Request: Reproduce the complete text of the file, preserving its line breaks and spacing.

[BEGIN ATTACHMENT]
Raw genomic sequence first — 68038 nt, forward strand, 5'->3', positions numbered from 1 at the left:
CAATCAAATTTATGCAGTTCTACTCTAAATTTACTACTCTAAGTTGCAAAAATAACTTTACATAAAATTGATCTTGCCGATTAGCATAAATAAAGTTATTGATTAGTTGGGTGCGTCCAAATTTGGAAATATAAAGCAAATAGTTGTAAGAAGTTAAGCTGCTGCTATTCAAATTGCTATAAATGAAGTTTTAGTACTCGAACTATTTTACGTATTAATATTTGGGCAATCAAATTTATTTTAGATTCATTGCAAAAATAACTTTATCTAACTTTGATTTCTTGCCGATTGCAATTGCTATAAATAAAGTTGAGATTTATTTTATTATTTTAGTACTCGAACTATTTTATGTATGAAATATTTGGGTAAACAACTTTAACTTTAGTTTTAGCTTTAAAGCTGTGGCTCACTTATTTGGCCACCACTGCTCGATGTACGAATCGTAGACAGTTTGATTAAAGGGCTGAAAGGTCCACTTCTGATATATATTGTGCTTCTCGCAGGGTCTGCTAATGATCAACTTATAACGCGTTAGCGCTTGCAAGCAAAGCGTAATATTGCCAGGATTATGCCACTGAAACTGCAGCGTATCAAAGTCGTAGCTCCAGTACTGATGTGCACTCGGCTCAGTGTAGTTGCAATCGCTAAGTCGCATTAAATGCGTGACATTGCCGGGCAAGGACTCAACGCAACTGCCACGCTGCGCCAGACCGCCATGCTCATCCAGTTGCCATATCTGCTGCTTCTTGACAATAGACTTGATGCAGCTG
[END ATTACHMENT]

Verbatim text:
Raw genomic sequence first — 68038 nt, forward strand, 5'->3', positions numbered from 1 at the left:
CAATCAAATTTATGCAGTTCTACTCTAAATTTACTACTCTAAGTTGCAAAAATAACTTTACATAAAATTGATCTTGCCGATTAGCATAAATAAAGTTATTGATTAGTTGGGTGCGTCCAAATTTGGAAATATAAAGCAAATAGTTGTAAGAAGTTAAGCTGCTGCTATTCAAATTGCTATAAATGAAGTTTTAGTACTCGAACTATTTTACGTATTAATATTTGGGCAATCAAATTTATTTTAGATTCATTGCAAAAATAACTTTATCTAACTTTGATTTCTTGCCGATTGCAATTGCTATAAATAAAGTTGAGATTTATTTTATTATTTTAGTACTCGAACTATTTTATGTATGAAATATTTGGGTAAACAACTTTAACTTTAGTTTTAGCTTTAAAGCTGTGGCTCACTTATTTGGCCACCACTGCTCGATGTACGAATCGTAGACAGTTTGATTAAAGGGCTGAAAGGTCCACTTCTGATATATATTGTGCTTCTCGCAGGGTCTGCTAATGATCAACTTATAACGCGTTAGCGCTTGCAAGCAAAGCGTAATATTGCCAGGATTATGCCACTGAAACTGCAGCGTATCAAAGTCGTAGCTCCAGTACTGATGTGCACTCGGCTCAGTGTAGTTGCAATCGCTAAGTCGCATTAAATGCGTGACATTGCCGGGCAAGGACTCAACGCAACTGCCACGCTGCGCCAGACCGCCATGCTCATCCAGTTGCCATATCTGCTGCTTCTTGACAATAGACTTGATGCAGCTG